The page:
oh comeon. Assuming you have a reasonable evaluation search is everything in Go of course.George Tsavdaris wrote:matthewlai wrote: Yes, that's exactly what I meant. Handwritten evaluation functions in chess are good enough that switching to a neural network (slightly better outputs but much slower) is a net negative.
I really hope someone skilled in ML steps in and take it as far as it can go and see what happens.
Even if the AlphaGo/Giraffe approach doesn't work, there are still many possible machine learning approaches that can be explored.
The situation is easy as i see it:
In GO the huge branching factor and number of moves for the average game is so huge, that no computer or human can base or improve his play, improving that. I.e improving search in GO does not do anything(compared to evaluation function).
So evaluation is THE MOST crucial factor by far!
From the 361 moves you can HARD FORWARD PRUNE kind of 300 moves already.
A few moves later in the game you can almost hard forward prune 330 moves out of the 340 legal moves or so. In chess this is totally impossible.
So search is EVERYTHING, however under 2 conditions.
Condition 1 is a reasonable evaluation function yet condition 2 might surprise most.
You *do* need to cover a specific search space and that means simply a lot of nodes. Now as most go programmers hardly know how to program compared to the chessprogrammers their programs are ugly slow. Usually using neural network for example that's pathetic slow.
So the easy solution then is to throw big hardware at it.
Once you do have big hardware - something most can afford now - say a 48 core AMD machine gets you far already and its peanuts to pick it up.
Yet in that case search is everything.
There is however little money to make (from an absolute viewpoint) with computer-go so no really good programmers ever got into that job of writing software for it let alone brilliant game tree search guys.
That's why it took so long for something to develop there.
If as much money and especially brilliant game tree searchers would've thrown into the game of go quite possibly the strongest go program now wouldn't be using a neural net and it would not be using monte carlo yet a clever selective search.
The advantage of that you basically see in game 4 very well. AlphaGo suffers from major horizon effect playing moves that just lost point after point and contributing to its loss.
Note that i wonder what they offered Lee Sedol, who isn't the strongest go player right now - he didn't even win a single big tournament past 4 years - that he played so bad first 3 games.
He made huge blunders there that lost him obviously game 2.
Such blunders are equal to me blundering away a piece.
Now i'm approaching IM level (having 2 IM norms) yet only if i play really little and under big time trouble i start blundering.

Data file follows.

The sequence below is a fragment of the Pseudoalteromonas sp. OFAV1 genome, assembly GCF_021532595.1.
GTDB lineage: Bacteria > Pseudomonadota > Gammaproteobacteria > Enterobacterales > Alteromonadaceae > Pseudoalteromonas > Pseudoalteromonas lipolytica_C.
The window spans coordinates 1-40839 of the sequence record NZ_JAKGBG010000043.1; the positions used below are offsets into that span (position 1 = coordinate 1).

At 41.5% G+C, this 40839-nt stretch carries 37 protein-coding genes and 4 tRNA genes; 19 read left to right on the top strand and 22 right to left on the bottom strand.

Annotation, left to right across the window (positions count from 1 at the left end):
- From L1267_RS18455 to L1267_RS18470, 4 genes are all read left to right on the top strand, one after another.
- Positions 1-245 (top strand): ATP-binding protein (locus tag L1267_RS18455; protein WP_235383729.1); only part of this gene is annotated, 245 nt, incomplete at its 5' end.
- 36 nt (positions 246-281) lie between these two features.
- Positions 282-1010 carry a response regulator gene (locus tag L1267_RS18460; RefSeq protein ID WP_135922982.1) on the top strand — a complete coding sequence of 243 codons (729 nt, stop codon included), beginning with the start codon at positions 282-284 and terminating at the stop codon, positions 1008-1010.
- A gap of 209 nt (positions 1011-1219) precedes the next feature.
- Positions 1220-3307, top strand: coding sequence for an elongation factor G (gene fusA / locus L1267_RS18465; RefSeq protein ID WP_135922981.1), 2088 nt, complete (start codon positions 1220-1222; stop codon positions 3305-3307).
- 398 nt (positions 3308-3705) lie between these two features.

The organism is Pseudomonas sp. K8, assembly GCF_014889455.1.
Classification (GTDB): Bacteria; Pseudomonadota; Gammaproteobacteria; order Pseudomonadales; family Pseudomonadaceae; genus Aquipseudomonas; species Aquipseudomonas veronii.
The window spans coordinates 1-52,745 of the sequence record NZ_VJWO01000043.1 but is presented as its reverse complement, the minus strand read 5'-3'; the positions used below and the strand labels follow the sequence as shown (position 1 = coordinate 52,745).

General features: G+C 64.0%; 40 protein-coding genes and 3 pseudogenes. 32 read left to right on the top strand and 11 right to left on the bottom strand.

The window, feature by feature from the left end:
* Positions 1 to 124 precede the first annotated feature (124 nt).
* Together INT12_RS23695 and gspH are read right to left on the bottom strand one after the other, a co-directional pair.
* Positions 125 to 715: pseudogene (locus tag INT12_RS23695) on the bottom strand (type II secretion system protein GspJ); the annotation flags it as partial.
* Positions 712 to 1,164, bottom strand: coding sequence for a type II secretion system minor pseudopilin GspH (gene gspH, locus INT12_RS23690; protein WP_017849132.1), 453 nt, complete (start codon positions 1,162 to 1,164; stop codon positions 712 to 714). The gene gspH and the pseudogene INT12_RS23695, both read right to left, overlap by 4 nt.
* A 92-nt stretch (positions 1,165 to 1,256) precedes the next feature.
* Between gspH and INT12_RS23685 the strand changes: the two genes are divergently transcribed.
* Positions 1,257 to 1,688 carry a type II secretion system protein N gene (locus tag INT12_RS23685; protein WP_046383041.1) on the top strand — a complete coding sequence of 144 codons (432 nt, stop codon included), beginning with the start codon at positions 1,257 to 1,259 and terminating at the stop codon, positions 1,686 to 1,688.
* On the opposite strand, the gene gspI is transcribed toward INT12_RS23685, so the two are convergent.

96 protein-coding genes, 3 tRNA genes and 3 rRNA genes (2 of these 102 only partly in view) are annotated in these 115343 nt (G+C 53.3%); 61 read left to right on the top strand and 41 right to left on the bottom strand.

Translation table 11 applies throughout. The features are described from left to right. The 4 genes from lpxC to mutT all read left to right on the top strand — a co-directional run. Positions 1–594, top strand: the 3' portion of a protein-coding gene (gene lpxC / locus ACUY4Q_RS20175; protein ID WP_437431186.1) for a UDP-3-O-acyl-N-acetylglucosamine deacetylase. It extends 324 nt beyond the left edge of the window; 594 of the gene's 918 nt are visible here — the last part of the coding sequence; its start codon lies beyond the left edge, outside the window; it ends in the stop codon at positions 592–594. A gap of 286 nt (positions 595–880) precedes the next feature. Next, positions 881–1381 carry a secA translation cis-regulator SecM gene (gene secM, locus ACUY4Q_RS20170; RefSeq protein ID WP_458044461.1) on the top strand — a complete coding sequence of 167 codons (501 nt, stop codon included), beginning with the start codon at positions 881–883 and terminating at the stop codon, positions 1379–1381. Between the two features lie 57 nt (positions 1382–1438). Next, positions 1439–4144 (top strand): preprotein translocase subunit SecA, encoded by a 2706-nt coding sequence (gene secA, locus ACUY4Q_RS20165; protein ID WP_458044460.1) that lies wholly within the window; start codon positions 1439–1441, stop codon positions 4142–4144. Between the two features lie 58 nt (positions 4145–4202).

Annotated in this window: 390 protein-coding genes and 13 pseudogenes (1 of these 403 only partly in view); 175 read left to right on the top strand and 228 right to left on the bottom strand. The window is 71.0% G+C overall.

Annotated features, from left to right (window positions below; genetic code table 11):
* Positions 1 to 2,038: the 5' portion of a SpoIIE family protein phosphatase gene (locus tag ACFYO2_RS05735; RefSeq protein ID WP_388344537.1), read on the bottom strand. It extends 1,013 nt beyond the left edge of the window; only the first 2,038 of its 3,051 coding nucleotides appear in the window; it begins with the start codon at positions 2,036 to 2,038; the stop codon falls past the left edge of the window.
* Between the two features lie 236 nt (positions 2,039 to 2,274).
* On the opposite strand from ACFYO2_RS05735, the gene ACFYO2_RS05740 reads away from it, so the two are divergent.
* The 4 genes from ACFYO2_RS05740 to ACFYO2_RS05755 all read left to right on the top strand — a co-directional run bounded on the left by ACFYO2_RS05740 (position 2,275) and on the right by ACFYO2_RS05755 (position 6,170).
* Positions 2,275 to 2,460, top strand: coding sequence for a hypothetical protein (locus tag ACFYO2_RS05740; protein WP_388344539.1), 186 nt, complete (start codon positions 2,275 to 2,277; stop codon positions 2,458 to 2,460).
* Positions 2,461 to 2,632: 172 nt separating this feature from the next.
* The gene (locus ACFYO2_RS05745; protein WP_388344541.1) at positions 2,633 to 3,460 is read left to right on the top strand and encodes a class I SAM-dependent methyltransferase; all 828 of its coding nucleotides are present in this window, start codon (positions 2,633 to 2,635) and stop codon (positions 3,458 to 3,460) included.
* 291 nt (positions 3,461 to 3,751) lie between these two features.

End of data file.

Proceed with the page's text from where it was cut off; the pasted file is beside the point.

So alphago in chess rating would be roughly 2250 now or so.
Very few go players are professional go players and basically at age 11 you get chosen as a go player to get a professional player (usually).
With so few pro's there, how high are the odds that a talented kid of 11 years old also becomes a very strong professional player - or does he just get another IM elo 2360 who blunders a lot?
Draw your own conclusions on what Lee Sedol did do - what Bob described years ago as the computer shock (if i remember well) - namely the first time you play a very strong chessprogram - then pro's suddenly get faced with how tactical bad they play.
In chess what we see is that basically all old world top players who blunder lost like 100 elopoints or more and that a new generation got there which plays tactical far superior over any previous top player (Kasparov and Karpov and Kramnik maybe excepted). Anand managed to improve himself tactical quite a lot past 20 years.
He's actually around 2850 elo - just cuz there is nothing at stake at tournaments, candidates tournament excepted, he takes it too easy too many games and draws those.
That's why his elo is a lot lower.
Yet he'll win this candidates tournament quite possibly as i predicted months ago.
If we compare that with the state of the art in go - then there is just a 100 pro players or so, majority whom got picked to get a pro player at age of 11.
The strongest go player is an 18 year old Chinese player.
In 2015 at the age of 17 he won many important tournaments.
Would that be possible in chess?
I am no big expert in go (probably to most posters here i am as of course semi-professional chess versus semi-professional go you need the same skills to do well in those games) i can't rate the chinese yet i'm pretty convinced he can't be bribed to lose 3 games in a row.
Not saying that this is what Lee Sedol did do - yet let's face it - he didn't win a single big tournament past 4 years that Lee Sedol if i look at his wikipedia.
I guess Google (Alphabet) didn't have enough cash to play worlds strongest go player.
In 2007 i predicted exactly this scenario when we were standing in the bunker of Amsterdam.
The chinese Go delegation, one of the professional go players nearly wanted to kill me for that. Fire came out of her eyes.
"THAT WILL NEVER HAPPEN" she said. "A professional go player will never lose from a computer".
Where i answerred her that the real weakness of humankind is money.
What we saw from search viewpoint from alphago in game 2 and game 4 wasn't very impressive simply.
Big progress maybe for those who didn't follow computer go lately. Let's see whether Google still has the guts to challenge worlds number 1.
We know what IBM did do when kasparov played a few elo 2000 games against it. Or how Salov called it: "just a mediocre GM playing Deep Blue as kasparov without his openings isn't a very good player".
Where i disagree with that statement from Salov - it says enough about the quality of those games.
Yet it's really interesting to see what Google will do now...